Troubleshooting Your Scripts
All programming languages include potential pitfalls and surprises for novice and experienced users. Here are some potential trouble areas that you may encounter as you write JScript scripts.
Because syntax is much more rigid in programming languages than in natural languages, it is important to pay strict attention to detail when you write scripts. If, for example, you intend that a particular parameter be a string, you will encounter trouble if you forget to enclose it in quotation marks.
In a Web page, JScript interpretation depends on each browser's HTML parsing process. A script inside the <HEAD> tag is interpreted before text within the <BODY> tag. Consequently, objects that are created in the <BODY> tag do not exist when the browser parses the <HEAD> element and cannot be manipulated by the script.
This behavior is specific to Internet Explorer. ASP and WSH have different execution models (as would other hosts).
JScript is a loosely typed language with automatic coercion. Consequently, despite the fact that values having different types are not strictly equal, the expressions in the following example evaluate to true.
"100" == 100; false == 0;
To check that both the type and value are the same, use the strict equality operator, ===. The following both evaluate to false:
"100" === 100; false === 0;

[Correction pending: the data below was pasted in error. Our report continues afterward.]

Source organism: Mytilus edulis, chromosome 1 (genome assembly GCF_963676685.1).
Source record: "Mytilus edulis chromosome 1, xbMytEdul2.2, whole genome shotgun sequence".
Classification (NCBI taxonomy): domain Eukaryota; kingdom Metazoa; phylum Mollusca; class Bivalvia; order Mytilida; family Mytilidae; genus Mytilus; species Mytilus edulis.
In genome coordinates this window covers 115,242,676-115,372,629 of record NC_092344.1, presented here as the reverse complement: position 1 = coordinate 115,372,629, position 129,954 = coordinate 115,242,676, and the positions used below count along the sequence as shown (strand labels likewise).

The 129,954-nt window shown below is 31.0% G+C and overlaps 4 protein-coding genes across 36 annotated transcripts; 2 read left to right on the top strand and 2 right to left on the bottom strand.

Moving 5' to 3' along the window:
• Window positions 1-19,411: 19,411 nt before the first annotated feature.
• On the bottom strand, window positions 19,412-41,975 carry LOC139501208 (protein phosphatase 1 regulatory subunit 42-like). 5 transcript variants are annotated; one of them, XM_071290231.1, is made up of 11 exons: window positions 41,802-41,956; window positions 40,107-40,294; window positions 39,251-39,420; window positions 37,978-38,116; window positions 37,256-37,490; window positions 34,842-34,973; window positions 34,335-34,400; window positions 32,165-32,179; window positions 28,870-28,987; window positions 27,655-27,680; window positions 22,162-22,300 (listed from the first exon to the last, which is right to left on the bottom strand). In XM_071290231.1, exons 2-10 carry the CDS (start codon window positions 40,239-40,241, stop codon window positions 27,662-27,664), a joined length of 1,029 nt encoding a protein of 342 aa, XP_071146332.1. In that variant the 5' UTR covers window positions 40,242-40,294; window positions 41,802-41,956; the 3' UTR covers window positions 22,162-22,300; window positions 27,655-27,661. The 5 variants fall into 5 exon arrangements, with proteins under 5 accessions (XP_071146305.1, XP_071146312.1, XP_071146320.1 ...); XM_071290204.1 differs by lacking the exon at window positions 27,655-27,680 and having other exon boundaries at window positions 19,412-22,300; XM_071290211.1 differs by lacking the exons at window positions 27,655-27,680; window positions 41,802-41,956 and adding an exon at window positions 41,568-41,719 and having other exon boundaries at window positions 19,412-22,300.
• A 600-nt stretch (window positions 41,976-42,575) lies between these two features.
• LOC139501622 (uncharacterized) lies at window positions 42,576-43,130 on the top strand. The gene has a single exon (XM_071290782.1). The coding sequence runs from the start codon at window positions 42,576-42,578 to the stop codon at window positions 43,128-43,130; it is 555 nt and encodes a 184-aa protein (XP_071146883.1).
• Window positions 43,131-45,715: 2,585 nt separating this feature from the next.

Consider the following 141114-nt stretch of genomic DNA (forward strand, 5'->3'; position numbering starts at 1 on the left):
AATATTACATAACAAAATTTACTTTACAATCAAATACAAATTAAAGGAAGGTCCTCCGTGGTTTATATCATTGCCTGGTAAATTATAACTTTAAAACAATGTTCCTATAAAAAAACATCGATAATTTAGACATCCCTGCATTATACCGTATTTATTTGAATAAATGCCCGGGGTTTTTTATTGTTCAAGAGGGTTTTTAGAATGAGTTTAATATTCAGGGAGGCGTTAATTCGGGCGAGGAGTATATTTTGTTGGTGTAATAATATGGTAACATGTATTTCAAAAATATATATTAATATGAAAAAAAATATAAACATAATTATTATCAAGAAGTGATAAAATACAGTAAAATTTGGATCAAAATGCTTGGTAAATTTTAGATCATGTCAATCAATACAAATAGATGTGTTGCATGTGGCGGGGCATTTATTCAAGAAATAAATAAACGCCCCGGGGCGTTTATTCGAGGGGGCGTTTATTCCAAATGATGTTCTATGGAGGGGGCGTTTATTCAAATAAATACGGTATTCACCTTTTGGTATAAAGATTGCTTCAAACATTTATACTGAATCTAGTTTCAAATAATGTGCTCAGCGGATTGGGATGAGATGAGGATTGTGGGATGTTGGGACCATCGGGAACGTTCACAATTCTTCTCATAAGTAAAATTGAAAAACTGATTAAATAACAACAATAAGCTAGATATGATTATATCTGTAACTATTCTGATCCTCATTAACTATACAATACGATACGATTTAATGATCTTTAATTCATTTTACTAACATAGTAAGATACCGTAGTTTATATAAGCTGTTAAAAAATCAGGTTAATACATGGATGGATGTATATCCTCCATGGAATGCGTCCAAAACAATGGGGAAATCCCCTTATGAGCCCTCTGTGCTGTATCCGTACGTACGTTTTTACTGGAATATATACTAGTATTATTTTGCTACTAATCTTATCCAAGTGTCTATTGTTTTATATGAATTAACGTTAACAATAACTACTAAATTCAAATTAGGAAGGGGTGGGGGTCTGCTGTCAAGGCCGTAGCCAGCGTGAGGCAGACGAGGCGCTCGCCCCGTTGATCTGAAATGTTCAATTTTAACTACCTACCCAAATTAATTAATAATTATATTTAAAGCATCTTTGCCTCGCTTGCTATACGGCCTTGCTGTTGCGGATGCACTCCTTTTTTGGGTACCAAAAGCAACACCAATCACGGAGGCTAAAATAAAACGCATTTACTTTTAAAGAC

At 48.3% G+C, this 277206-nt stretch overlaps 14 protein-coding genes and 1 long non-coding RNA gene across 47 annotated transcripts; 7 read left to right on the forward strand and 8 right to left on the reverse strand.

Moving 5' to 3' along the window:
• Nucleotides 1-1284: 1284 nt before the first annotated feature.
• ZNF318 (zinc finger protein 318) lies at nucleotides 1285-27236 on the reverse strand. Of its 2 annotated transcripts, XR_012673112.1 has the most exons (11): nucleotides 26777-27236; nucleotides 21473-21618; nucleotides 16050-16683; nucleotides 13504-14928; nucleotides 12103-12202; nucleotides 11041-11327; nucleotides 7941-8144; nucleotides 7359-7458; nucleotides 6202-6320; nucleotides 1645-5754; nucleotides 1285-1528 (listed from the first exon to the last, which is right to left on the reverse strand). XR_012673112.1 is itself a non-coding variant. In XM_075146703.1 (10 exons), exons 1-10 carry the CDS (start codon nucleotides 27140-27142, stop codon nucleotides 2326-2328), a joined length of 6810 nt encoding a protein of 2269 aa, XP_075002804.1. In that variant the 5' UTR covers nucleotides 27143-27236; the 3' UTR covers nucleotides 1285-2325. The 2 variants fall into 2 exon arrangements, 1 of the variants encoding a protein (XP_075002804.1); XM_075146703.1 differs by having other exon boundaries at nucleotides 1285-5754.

The order of operation execution during the evaluation of an expression depends more on operator precedence than on the order of operators in the expression. Thus, in the following example, multiplication is performed before subtraction even though the subtraction operator appears before the multiplication operator in the expression.
theRadius = aPerimeterPoint - theCenterpoint * theCorrectionFactor;
For more information, see Operator Precedence.
When a script steps through the properties of an object with a for…in loop, the order in which the fields of the object are assigned to the loop counter variable are not necessarily predictable or controllable. Moreover, the order may be different in different implementations of the language. For more information, see for...in Statement.
Although the with keyword is convenient for addressing properties that already exist in a specified object, it cannot be used to add properties to an object. To create new properties in an object, you must refer to the object specifically. For more information, see with Statement.
Although the this keyword exists inside the definition of an object, you cannot ordinarily use this or similar keywords to refer to the currently executing function if the function is not an object definition. If the function is to be assigned to an object as a method, a script can use the this keyword within the function to refer to the object. For more information, see this Statement.